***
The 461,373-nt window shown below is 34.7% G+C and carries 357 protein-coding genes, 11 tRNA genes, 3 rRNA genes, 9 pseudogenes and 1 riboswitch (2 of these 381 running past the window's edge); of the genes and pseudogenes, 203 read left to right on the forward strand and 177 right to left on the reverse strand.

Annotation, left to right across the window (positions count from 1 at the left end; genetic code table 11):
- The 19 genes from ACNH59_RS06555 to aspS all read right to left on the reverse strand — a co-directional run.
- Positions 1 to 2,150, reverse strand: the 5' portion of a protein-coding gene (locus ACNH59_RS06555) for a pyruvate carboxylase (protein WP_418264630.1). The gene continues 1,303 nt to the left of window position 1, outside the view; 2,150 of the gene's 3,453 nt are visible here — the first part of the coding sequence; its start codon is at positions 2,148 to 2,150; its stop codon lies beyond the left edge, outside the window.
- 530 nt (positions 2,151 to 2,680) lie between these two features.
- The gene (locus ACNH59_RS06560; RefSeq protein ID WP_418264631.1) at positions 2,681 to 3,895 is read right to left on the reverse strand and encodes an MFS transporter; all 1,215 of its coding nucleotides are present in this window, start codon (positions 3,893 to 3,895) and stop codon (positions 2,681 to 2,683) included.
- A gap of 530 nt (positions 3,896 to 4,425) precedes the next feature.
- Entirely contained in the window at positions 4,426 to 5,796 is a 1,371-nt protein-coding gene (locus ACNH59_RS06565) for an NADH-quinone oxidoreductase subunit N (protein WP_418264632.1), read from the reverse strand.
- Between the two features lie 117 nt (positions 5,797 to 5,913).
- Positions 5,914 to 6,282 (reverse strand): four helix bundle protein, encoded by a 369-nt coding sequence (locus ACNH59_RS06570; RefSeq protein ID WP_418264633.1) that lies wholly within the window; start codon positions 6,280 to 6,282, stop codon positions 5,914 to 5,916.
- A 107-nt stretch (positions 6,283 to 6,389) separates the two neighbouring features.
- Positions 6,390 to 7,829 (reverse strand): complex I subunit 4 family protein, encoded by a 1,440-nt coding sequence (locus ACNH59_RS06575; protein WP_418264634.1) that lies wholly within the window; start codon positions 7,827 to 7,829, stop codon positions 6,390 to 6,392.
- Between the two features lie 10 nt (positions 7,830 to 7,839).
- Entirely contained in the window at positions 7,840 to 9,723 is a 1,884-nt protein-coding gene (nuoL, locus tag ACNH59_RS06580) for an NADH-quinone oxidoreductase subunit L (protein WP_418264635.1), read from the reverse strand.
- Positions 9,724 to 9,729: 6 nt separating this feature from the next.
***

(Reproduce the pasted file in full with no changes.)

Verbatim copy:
The 461,373-nt window shown below is 34.7% G+C and carries 357 protein-coding genes, 11 tRNA genes, 3 rRNA genes, 9 pseudogenes and 1 riboswitch (2 of these 381 running past the window's edge); of the genes and pseudogenes, 203 read left to right on the forward strand and 177 right to left on the reverse strand.

Annotation, left to right across the window (positions count from 1 at the left end; genetic code table 11):
- The 19 genes from ACNH59_RS06555 to aspS all read right to left on the reverse strand — a co-directional run.
- Positions 1 to 2,150, reverse strand: the 5' portion of a protein-coding gene (locus ACNH59_RS06555) for a pyruvate carboxylase (protein WP_418264630.1). The gene continues 1,303 nt to the left of window position 1, outside the view; 2,150 of the gene's 3,453 nt are visible here — the first part of the coding sequence; its start codon is at positions 2,148 to 2,150; its stop codon lies beyond the left edge, outside the window.
- 530 nt (positions 2,151 to 2,680) lie between these two features.
- The gene (locus ACNH59_RS06560; RefSeq protein ID WP_418264631.1) at positions 2,681 to 3,895 is read right to left on the reverse strand and encodes an MFS transporter; all 1,215 of its coding nucleotides are present in this window, start codon (positions 3,893 to 3,895) and stop codon (positions 2,681 to 2,683) included.
- A gap of 530 nt (positions 3,896 to 4,425) precedes the next feature.
- Entirely contained in the window at positions 4,426 to 5,796 is a 1,371-nt protein-coding gene (locus ACNH59_RS06565) for an NADH-quinone oxidoreductase subunit N (protein WP_418264632.1), read from the reverse strand.
- Between the two features lie 117 nt (positions 5,797 to 5,913).
- Positions 5,914 to 6,282 (reverse strand): four helix bundle protein, encoded by a 369-nt coding sequence (locus ACNH59_RS06570; RefSeq protein ID WP_418264633.1) that lies wholly within the window; start codon positions 6,280 to 6,282, stop codon positions 5,914 to 5,916.
- A 107-nt stretch (positions 6,283 to 6,389) separates the two neighbouring features.
- Positions 6,390 to 7,829 (reverse strand): complex I subunit 4 family protein, encoded by a 1,440-nt coding sequence (locus ACNH59_RS06575; protein WP_418264634.1) that lies wholly within the window; start codon positions 7,827 to 7,829, stop codon positions 6,390 to 6,392.
- Between the two features lie 10 nt (positions 7,830 to 7,839).
- Entirely contained in the window at positions 7,840 to 9,723 is a 1,884-nt protein-coding gene (nuoL, locus tag ACNH59_RS06580) for an NADH-quinone oxidoreductase subunit L (protein WP_418264635.1), read from the reverse strand.
- Positions 9,724 to 9,729: 6 nt separating this feature from the next.